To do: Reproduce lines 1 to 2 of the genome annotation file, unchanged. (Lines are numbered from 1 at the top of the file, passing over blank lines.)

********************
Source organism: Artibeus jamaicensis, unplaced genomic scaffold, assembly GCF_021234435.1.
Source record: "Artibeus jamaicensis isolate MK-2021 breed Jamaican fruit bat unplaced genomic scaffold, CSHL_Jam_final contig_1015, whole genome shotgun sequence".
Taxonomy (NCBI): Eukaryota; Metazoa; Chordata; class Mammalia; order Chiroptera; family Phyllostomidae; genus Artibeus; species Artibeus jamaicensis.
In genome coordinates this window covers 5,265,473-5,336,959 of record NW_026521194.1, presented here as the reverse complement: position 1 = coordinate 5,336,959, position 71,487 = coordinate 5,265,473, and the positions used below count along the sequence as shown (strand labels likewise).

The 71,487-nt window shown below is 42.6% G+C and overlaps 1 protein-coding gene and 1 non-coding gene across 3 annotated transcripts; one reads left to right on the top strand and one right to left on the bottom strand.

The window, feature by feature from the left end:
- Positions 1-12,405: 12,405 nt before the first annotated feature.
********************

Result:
Source organism: Artibeus jamaicensis, unplaced genomic scaffold, assembly GCF_021234435.1.
Source record: "Artibeus jamaicensis isolate MK-2021 breed Jamaican fruit bat unplaced genomic scaffold, CSHL_Jam_final contig_1015, whole genome shotgun sequence".